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Refugee Crisis: National and Human Security Implications

A GCSP Public Discussion



GCSP – Maison de la paix

European governments are struggling to find a common response to the greatest refugee crisis since World War II. And the crisis has security implications beyond the political conflicts that provoked it. Both national and human security interests are at stake. What should be the response of the international community? How can Europe demonstrate leadership? What are the political and humanitarian policy options?

On Monday 2 November, the GCSP, in association with the International Organization for Migration (IOM), hosted an expert panel on the current European refugee crisis with Ambassador William Lacy Swing, Director General of IOM; Ms Ingrid Macdonald, Director of Humanitarian Policy, Norwegian Refugee Council; Mr Volker Türk, Assistant High Commissioner for Protection at the United Nations High Commission for Refugees (UNHCR); and Professor Alessandro Monsutti, Associate Professor of Development of Anthropology and Sociology at the Graduate Institute.

The following is a summary of the key issues raised during the discussion.


Most speakers agreed that there is a need for a historically balanced narrative of the current refugee crisis. Europe seems to be experiencing a moment of “refugee amnesia”. It seems to have forgotten the movement of people after WWII when millions of Europeans migrated to find better conditions outside their countries. Most importantly, Europe needs to be reminded that it is the developing world that is bearing the most important burden of the current refugee crisis especially Turkey, Jordan, and Lebanon.


Mr Volker Türk of UNHCR discussed the interface between refugee movements and human security in the context of international humanitarian law and human rights. Three-quarters of new arrivals in Europe were from Syria and Afghanistan – unsurprisingly, both countries were at the lowest rank on the 2014 Global Peace Index.

"We need long-term migration policies that balance national security and human security"

Ambassador William Lacy Swing, Director General of IOM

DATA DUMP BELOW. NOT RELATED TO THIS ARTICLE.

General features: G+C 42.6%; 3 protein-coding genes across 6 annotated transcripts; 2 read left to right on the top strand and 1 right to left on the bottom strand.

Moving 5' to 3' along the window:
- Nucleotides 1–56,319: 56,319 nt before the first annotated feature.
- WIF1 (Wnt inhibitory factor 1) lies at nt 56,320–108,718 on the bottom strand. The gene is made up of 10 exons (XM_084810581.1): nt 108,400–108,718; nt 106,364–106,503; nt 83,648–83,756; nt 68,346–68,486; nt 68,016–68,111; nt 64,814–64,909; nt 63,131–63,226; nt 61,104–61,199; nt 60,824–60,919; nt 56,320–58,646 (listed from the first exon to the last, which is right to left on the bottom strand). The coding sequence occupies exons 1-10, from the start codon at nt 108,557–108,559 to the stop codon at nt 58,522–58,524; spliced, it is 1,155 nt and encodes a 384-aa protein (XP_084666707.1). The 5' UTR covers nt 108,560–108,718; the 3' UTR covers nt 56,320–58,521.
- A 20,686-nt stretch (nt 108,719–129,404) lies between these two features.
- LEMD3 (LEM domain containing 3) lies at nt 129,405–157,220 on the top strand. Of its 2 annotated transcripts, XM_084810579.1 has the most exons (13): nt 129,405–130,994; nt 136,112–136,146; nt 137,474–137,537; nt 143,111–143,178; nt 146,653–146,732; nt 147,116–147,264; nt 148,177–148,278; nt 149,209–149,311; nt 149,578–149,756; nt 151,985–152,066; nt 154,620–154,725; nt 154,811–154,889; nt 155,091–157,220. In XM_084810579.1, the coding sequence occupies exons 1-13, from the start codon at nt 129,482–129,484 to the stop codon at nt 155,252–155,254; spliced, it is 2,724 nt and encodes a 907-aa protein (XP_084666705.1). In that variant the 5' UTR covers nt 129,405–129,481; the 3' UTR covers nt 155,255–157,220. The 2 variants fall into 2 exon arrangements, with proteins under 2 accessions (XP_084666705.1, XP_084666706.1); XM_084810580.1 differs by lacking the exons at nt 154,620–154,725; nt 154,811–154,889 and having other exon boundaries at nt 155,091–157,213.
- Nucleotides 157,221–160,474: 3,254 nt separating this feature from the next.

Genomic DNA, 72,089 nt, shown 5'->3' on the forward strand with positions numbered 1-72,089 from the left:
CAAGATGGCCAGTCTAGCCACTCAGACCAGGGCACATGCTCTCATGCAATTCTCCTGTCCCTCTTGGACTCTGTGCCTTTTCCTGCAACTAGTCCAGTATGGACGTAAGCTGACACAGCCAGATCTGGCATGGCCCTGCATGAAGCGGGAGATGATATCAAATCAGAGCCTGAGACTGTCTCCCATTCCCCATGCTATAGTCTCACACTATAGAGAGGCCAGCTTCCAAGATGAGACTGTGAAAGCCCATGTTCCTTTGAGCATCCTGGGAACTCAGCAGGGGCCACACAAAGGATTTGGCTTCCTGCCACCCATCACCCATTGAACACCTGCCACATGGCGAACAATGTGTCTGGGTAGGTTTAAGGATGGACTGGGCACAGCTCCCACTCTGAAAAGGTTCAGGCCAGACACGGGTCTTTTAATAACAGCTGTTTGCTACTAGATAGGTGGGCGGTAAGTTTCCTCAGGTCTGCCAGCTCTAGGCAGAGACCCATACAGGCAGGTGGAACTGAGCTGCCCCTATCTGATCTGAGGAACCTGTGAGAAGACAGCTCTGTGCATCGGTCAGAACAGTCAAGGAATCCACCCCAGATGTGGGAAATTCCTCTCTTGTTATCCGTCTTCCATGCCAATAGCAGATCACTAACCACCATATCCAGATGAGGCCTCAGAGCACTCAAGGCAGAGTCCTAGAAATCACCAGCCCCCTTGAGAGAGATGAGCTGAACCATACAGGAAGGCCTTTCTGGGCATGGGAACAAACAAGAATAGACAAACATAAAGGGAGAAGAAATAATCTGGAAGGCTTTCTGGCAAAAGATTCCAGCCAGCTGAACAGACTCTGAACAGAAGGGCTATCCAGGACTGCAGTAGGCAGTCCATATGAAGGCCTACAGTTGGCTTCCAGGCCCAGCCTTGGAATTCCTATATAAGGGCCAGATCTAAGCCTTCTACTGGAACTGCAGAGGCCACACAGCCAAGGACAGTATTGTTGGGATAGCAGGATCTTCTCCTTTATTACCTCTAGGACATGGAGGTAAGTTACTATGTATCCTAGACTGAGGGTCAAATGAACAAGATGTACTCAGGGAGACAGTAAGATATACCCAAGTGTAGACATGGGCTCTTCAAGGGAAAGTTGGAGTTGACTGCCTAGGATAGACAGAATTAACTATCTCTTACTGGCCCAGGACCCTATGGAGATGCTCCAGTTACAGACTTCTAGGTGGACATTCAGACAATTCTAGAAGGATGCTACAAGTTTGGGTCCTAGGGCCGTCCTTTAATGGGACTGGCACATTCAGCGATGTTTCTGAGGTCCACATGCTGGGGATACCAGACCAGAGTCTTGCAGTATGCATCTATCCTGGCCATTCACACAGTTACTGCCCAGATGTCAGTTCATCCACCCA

For Mr Türk, the “protection versus security” dichotomy creates an artificial distinction between national and human security, which may, in turn, feed inadequate policy responses. Indeed, if protection and human rights are excluded from security concerns, national security will be undermined. Inadequate policies towards refugees and migrants may lead to an increase of criminality, especially in people smuggling. Mr Türk suggested that it was unlikely that terrorists from the Islamic State group would enter the European asylum system.


Most speakers analysed that the language we use to describe the current refugee crisis is crucial as it will define policy options. Ms Ingrid McDonald told the meeting that: “We are facing a protection crisis and framing it in security terms brings more restrictive policies. We should talk about solidarity and hospitality instead of protecting and safeguarding.” Indeed, Europe should focus more on effective management of borders and processing of new arrivals. The labelling of people of the move needs to be more nuanced – the “economic migrant” definition is not appropriate as it tends to disregard multi-layered migration motives.

"Migrants from North Africa do not deserve any less protection than refugees from Syria"

Ms Ingrid Macdonald, Director of Humanitarian Policy, Norwegian Refugee Council

It is important to recall that while refugees are protected by the 1951 Convention relating to the Status of Refugees, migrants also have protection mechanisms guaranteed by the human rights system. Professor Alessandro Monsutti pointed out that a pragmatic approach is needed with a clear message about the advantages of hosting refugees in receiving countries. For some analysts, framing the crisis in national security terms gives politicians an excuse to abuse the fear of their constituencies. To counter this, it is imperative to put humanity at the centre of the discussion. Interestingly, and to the surprise of many leaders, there is an active solidarity movement among citizens across Europe.


This bottom-up action of citizens points to another important aspect of the current refugee crisis – the European leadership crisis. To cite Ambassador Swing: “leadership is doing the right thing and the governments are not doing the right thing”. Leaders need to be courageous and talk about the refugee crisis with facts and explain why this crisis happened.

There is also a need to help the public to understand the positive side of migration. Indeed, in order to be a successful society we need a migrant-friendly population which is multicultural, multiethnic and multi-religious. Leaders need to understand this and effectively communicate it to their constituencies. Accepting and managing diversity will be one of the traits of successful societies of the future.

Ms Ingrid McDonald said that a leadership crisis at the global level does not take away responsibility from leaders on regional and national levels. A more tangible leadership on the ground level is needed (e.g. managing of registration points). On the regional level, there is an opportunity for Europe to create a common migration and asylum policy, improve relations with Turkey and for the 28 EU members to become formal resettlement countries. How Europe reacts will define our “moral compass”. Other regions that face refugee and migrant movement also have an opportunity to address the movement of people more efficiently. As underlined by Mr Volker Türk, when addressing the current refugee crisis we need to move from tools to actions and this can only be done with the member states of various organisations addressing this challenge. 

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